Sales professionals are overwhemingly honest, well-intentioned people who want the best for their customers. But even with those good qualities, sales reps sometimes fall into ethical traps – often without intending to do so and without any malice. That creates problems further on down the line and can destroy the relationships you’ve worked so hard to build. Below are some common ethical blunders and how to avoid them:
When this topic came up for discussion in our office, one of our team members related a story about how a sales leader in a prior job overpromised and the fallout of that error. Their former employer’s VP of Sales made a promise of ROI that was 300% above projections on a conference call to close a customer. They closed the sale, but failed to meet the overpromised expectations, leading to lost revenue via a period of free service and unnecessary, hard work to repair the business relationship.
To avoid falling into this trap, you should consider only promising what you know you can deliver. Not only will this be an accurate reporting, it opens up the space to potentially underpromise and overdeliver, which will do more than anything else to ensure a long-lasting relationship. Also, certain type of buyers will appreciate being given an authentic floor, rather than a quixotic ceiling that other salespeople might utilize.
- Withholding relevant information/misleading the customer.
Sometimes sales reps leave out important information that could have an effect on the customer’s reception to the sale. We see this often in the retail sector where products are advertised as being sold with 0% interest for 36 months or something similar. But what the ad leaves out, and what sales reps occasionally fail to disclose, is that if the balance isn’t paid off in the allotted time frame, interest is calculated on the remaining balance dating back to the original date of purchase – resulting in a nasty shock to the customer and complete erosion of trust. (Situations like these are why the cliché “Read the fine print” is a common phrase first-time buyers of major purchases are told to keep in mind).
Preventing this issue involves full and complete disclosure of all terms. If a customer then has hesitations, you can work with them on a solution, thereby turning the objection into an opportunity to strengthen the relationship.
- Failing to honor commitments.
One of the fastest ways to destroy a relationship and hope of future business is to renege on commitments. While there are sometimes emergency situations that come up, not returning phone calls, being late for appointments, not delivering information within the specified timeline – all of these things are unethical sales behaviors, even if we don’t think of them as such. They reflect poorly on your character and earn you a reputation for being untrustworthy. This is particularly problematic due to the conventional wisdom that people are more likely to share a negative experience they’ve had than a positive one. In other words, your future success might be torpedoed not only with that client, but with future customers due to the spread of your new bad reputation.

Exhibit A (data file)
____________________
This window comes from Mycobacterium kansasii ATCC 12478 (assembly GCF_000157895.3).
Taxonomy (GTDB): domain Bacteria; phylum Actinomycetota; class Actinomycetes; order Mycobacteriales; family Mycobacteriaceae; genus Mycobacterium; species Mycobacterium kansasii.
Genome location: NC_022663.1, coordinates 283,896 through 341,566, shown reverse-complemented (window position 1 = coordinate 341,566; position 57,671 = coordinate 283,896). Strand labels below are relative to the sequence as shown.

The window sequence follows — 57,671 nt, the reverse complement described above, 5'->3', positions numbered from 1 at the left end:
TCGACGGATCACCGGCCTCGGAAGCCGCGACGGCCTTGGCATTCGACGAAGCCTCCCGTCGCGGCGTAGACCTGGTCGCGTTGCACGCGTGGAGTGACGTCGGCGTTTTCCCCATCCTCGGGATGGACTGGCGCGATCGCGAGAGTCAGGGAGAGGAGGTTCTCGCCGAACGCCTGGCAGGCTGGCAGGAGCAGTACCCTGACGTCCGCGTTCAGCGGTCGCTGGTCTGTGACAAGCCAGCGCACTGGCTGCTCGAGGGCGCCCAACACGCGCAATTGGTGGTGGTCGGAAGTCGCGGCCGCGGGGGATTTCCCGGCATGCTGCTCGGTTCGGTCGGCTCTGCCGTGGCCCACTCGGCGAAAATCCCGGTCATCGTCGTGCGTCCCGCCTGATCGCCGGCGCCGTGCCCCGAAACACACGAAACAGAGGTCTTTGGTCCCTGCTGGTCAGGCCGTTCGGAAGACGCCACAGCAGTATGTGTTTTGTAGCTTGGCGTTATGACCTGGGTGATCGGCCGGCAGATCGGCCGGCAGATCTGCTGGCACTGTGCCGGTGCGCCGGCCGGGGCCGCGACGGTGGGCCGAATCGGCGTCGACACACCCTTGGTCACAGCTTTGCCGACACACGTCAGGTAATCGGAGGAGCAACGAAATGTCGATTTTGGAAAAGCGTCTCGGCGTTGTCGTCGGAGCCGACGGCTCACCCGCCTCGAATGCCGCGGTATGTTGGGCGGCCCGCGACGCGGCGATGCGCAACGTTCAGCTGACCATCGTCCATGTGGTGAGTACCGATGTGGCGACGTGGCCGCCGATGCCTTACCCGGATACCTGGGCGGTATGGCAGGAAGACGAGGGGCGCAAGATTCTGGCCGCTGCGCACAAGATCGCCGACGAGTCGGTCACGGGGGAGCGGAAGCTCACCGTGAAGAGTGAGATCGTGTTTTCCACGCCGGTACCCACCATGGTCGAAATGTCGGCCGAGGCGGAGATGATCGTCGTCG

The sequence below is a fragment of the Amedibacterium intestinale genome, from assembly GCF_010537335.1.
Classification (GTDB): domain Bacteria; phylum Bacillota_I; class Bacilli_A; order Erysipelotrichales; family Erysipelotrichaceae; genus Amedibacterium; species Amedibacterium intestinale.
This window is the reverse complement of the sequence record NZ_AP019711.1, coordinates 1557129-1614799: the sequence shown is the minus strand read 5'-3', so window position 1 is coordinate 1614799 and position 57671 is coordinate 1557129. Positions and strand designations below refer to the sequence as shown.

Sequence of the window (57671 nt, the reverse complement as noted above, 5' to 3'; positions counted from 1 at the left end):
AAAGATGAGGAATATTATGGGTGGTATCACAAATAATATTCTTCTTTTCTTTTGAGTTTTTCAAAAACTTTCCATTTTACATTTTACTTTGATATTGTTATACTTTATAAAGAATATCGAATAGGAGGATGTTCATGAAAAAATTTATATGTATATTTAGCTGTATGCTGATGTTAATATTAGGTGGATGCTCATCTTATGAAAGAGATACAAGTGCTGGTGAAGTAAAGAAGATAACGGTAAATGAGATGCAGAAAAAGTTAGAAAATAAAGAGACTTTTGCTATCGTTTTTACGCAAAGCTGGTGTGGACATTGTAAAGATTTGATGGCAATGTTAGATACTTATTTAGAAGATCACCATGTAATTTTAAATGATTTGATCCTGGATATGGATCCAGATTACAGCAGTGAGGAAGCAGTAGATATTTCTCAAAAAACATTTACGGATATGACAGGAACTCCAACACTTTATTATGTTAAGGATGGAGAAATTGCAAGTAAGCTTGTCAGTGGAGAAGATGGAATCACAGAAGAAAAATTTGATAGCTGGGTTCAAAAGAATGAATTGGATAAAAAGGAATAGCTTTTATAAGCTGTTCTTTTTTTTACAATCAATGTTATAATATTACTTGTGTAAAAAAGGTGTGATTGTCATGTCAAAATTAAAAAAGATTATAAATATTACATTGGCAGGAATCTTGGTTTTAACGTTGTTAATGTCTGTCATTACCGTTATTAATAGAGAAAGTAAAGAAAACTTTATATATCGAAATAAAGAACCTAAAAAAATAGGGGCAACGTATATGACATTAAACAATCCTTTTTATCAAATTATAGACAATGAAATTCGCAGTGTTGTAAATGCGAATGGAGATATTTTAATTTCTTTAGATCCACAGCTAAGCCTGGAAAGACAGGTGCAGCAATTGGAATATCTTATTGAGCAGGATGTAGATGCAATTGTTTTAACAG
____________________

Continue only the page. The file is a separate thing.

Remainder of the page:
To counteract this, manage your time wisely. Know how much you can realistically commit to and keep track of your schedule so you don’t do things like accidentally double-book your appointments. If you’re someone who has problems with punctuality, work on improving that aspect of your life – it’ll help with far more than your career.
- Assigning blame to someone else.
Let’s say you have a major order due to a client by December 17th. A snowstorm hits, causing a delay in delivery, compounded by the Christmas mail rush. The order doesn’t arrive until December 23rd – almost a week past the due date, which then causes major problems for the client’s own timeline and business. A logical thing to do would be to say it’s the weather’s fault and shrug helplessly. It’s also the unethical thing to do and tells the customer that you don’t care about their problems – problems that could have been avoided with foresight on your part – for example, making sure the order went out earlier to account for possible winter weather and the holiday shipping season.
Problems *do* happen though, no matter how carefully we try to account and prepare for them. To practice perfect ethics, when problems do happen, accept responsibility and make amends. In the case of the delivery delay in the example above, perhaps offer free shipping on the customer’s next order and detail the steps you’re taking to prevent this happening in the future.
There are a variety of ways that sales reps can either purposefully or accidentally engage in ethically questionable behaviors (we could literally spend an entire month’s worth of blog posts talking just about those issues). The utmost care should be taken to avoid these transgressions – whether major or relatively innocuous. By maintaining the highest possible ethical standards, you can bolster your credibility and make significant strides to becoming a trusted advisor.